The Second Founding: A new exhibit explains the importance of the Civil War Amendments
In the aftermath of the Civil War, the United States had a “Second Founding”—a period of Reconstruction and re-examination of beliefs about freedom and equality under the law. Central to that effort were the 13th, 14th and 15th Amendments, which not only outlawed slavery but laid the groundwork for modern civil rights law.
On May 9, the National Constitution Center in Philadelphia will give the Reconstruction Amendments, as they’re sometimes called, pride of place with a new permanent exhibit: “Civil War and Reconstruction: The Battle for Freedom and Equality.”
“We think it’s crucially important at the National Constitution Center to give the Second Founding equal prominence to the first,” says Jeffrey Rosen, president and CEO of the center. “So you can see the original Constitution and its promise and its compromises, and then you can see the achievement and vision of equality in the Second Founding as well.”
Rosen, who also teaches constitutional law at the George Washington University Law School, says understanding the Reconstruction Amendments is vital to understanding “where the action is in constitutional law today.” The new exhibit explains in detail how all three amendments came to be, using original copies of the amendments to discuss their creation and the debates around their adoption. The exhibit will also discuss contemporary events that influenced or stemmed from the amendments, such as the rise of African-American political officeholders during Reconstruction.
Professor Thavolia Glymph of Duke University, a historian of the 19th-century U.S. who worked on the exhibit, cautions that Reconstruction did not instantly or universally create equality for newly freed slaves. In many ways, she says, the white majority found ways to negate those protections, such as convicting black people of crimes so they could be used as free prison labor.
“So you have these really important amendments that provide citizenship, the right to vote and freedom,” Glymph says. But “actual freedom fell short of the constitutional guarantees is one way to think about it.”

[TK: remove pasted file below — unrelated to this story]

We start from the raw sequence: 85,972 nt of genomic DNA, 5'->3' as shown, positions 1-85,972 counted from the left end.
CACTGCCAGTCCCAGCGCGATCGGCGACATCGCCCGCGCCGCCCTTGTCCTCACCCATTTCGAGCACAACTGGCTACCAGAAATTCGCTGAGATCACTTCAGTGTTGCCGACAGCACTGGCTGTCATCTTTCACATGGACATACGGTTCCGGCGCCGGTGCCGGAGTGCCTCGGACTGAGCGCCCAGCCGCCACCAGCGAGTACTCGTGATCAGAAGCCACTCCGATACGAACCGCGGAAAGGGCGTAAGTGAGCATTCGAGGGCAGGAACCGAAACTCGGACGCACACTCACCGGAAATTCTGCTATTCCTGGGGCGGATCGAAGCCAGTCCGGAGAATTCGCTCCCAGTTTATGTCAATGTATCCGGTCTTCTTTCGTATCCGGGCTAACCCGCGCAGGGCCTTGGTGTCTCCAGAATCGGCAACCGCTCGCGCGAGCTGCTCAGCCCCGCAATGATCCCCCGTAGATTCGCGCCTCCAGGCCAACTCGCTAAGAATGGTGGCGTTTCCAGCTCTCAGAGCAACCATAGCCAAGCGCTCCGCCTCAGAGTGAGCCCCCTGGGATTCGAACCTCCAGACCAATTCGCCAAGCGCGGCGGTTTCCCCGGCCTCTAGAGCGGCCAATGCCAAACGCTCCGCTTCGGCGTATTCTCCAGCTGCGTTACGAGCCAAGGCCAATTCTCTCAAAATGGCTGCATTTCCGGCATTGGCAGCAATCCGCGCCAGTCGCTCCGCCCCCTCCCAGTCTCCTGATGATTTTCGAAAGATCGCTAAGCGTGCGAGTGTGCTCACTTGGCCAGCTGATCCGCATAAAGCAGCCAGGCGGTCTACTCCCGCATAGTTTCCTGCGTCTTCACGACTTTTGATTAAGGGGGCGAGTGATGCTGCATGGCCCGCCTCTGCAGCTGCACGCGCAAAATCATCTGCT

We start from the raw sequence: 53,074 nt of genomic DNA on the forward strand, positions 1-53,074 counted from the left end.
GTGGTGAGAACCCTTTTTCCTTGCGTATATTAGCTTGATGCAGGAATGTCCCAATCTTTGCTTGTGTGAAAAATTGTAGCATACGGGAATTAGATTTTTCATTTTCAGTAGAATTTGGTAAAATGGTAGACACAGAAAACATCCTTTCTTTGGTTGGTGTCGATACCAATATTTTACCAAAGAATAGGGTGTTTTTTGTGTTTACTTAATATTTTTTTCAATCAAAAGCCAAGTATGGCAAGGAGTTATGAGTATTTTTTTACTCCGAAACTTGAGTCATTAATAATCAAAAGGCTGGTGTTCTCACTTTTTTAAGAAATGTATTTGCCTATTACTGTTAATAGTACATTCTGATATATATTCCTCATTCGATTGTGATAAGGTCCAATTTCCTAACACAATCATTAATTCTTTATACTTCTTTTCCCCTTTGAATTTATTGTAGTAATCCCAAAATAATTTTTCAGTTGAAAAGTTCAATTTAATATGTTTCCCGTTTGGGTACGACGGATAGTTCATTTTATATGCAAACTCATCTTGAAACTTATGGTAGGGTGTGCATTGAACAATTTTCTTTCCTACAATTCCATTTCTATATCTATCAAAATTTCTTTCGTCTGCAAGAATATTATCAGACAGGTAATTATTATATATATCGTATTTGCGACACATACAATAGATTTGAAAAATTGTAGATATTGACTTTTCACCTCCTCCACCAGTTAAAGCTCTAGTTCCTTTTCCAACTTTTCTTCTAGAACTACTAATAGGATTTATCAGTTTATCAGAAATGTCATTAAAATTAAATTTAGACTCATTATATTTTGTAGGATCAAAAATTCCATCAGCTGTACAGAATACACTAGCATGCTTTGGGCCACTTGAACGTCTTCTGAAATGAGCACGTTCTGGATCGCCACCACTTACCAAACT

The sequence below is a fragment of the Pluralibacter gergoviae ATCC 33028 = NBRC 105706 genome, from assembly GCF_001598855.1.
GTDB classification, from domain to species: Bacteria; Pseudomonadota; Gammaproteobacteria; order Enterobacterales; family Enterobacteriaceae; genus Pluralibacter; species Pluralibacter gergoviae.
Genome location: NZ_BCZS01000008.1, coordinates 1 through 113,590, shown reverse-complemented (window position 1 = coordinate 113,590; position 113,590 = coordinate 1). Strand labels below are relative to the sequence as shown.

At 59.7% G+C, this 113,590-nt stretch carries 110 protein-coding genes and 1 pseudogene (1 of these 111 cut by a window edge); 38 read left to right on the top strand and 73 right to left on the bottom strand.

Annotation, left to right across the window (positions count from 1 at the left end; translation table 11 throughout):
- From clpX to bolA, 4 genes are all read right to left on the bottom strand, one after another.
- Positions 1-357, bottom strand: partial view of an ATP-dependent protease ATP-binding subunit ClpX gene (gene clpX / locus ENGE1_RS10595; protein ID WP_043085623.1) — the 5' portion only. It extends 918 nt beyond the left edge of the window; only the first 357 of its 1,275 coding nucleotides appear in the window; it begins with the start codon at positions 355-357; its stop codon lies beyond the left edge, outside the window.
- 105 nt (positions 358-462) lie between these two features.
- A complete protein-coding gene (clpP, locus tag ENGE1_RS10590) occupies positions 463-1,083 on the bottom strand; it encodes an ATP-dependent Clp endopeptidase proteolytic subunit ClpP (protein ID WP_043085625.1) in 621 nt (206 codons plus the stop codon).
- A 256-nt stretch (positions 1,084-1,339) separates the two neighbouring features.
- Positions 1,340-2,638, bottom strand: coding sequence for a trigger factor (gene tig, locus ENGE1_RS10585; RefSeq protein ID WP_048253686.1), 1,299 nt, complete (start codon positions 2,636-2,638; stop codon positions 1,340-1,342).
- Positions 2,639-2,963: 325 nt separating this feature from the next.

Part of that story will be told using contemporary artifacts—many on loan from the Civil War Museum of Philadelphia via the Gettysburg Foundation.
Rosen calls special attention to Dred Scott’s original petition for freedom, which eventually led to a U.S. Supreme Court decision that upset the nation and set the stage for the Civil War. The center will also display a fragment of a flag raised by Abraham Lincoln at Independence Hall and a pike belonging to abolitionist John Brown. The collection also includes everyday items such as advertisements for slave auctions, carpetbag luggage and a military hymnbook from the 1860s.
“What we’re trying to do in the gallery is tell the story of the evolution of the American battle for liberty and equality,” says Rosen, “and how the equality promised in the Declaration of Independence was thwarted in the original Constitution, resurrected by Lincoln at Gettysburg, fought for by Frederick Douglass and other heroes, and finally enshrined in the Constitution in the Civil War Amendments.”
Starting June 19, visitors can see some of that history come to life with performances of Fourteen, a theatrical performance of Civil War-era texts. The writings come from everyday people and influential figures—and some who were both. The first text is Scott’s petition for freedom. The opening date of the play—also known as Juneteenth, which commemorates the day the Union Army told slaves in Texas that they had been freed—will run intermittently throughout 2019 and 2020.
“Civil War and Reconstruction” will be prominently placed next to the center’s main exhibit on constitutional history. It will also drive new material to the center’s free online Interactive Constitution exhibit aimed at educators and students.
“We hope that this will be part of a revival of interest in the post-Civil War Amendments,” Rosen says. “It’s just one of the most central constitutional stories.”
CorrectionPrint and initial online versions of "The Second Founding," May, should have said that some items on display at the National Constitution Center belong to the Civil War Museum of Philadelphia but were housed at the Gettysburg Foundation before coming the Constitution Center.
The Journal regrets the error.